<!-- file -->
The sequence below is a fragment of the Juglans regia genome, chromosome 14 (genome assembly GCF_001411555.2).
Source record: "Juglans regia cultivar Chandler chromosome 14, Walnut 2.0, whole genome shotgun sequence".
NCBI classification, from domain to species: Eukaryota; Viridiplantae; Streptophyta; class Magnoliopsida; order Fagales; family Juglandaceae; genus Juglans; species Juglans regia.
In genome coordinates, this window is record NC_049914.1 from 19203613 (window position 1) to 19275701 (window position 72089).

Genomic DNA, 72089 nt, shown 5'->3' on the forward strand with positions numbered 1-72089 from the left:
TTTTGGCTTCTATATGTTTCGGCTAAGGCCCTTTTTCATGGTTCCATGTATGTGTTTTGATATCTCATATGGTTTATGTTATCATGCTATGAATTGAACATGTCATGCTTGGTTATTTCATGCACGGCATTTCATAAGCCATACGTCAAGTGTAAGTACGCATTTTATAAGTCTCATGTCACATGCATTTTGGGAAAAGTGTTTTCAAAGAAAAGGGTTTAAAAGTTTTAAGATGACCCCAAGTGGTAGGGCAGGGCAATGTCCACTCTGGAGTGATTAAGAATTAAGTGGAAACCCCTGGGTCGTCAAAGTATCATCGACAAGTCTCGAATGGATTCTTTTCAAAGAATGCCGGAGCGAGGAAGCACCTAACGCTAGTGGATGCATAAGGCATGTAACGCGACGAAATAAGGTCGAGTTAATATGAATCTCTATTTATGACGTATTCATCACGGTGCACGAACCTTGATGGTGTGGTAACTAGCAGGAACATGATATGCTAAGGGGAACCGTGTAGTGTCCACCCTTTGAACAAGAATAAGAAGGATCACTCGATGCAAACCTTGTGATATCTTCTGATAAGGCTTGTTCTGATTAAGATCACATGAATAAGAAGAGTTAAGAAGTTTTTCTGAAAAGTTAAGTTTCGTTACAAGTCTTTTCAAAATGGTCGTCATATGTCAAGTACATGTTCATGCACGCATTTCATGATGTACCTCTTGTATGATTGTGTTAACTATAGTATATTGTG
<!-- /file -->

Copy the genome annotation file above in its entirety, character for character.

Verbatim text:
The sequence below is a fragment of the Juglans regia genome, chromosome 14 (genome assembly GCF_001411555.2).
Source record: "Juglans regia cultivar Chandler chromosome 14, Walnut 2.0, whole genome shotgun sequence".
NCBI classification, from domain to species: Eukaryota; Viridiplantae; Streptophyta; class Magnoliopsida; order Fagales; family Juglandaceae; genus Juglans; species Juglans regia.
In genome coordinates, this window is record NC_049914.1 from 19203613 (window position 1) to 19275701 (window position 72089).

Genomic DNA, 72089 nt, shown 5'->3' on the forward strand with positions numbered 1-72089 from the left:
TTTTGGCTTCTATATGTTTCGGCTAAGGCCCTTTTTCATGGTTCCATGTATGTGTTTTGATATCTCATATGGTTTATGTTATCATGCTATGAATTGAACATGTCATGCTTGGTTATTTCATGCACGGCATTTCATAAGCCATACGTCAAGTGTAAGTACGCATTTTATAAGTCTCATGTCACATGCATTTTGGGAAAAGTGTTTTCAAAGAAAAGGGTTTAAAAGTTTTAAGATGACCCCAAGTGGTAGGGCAGGGCAATGTCCACTCTGGAGTGATTAAGAATTAAGTGGAAACCCCTGGGTCGTCAAAGTATCATCGACAAGTCTCGAATGGATTCTTTTCAAAGAATGCCGGAGCGAGGAAGCACCTAACGCTAGTGGATGCATAAGGCATGTAACGCGACGAAATAAGGTCGAGTTAATATGAATCTCTATTTATGACGTATTCATCACGGTGCACGAACCTTGATGGTGTGGTAACTAGCAGGAACATGATATGCTAAGGGGAACCGTGTAGTGTCCACCCTTTGAACAAGAATAAGAAGGATCACTCGATGCAAACCTTGTGATATCTTCTGATAAGGCTTGTTCTGATTAAGATCACATGAATAAGAAGAGTTAAGAAGTTTTTCTGAAAAGTTAAGTTTCGTTACAAGTCTTTTCAAAATGGTCGTCATATGTCAAGTACATGTTCATGCACGCATTTCATGATGTACCTCTTGTATGATTGTGTTAACTATAGTATATTGTG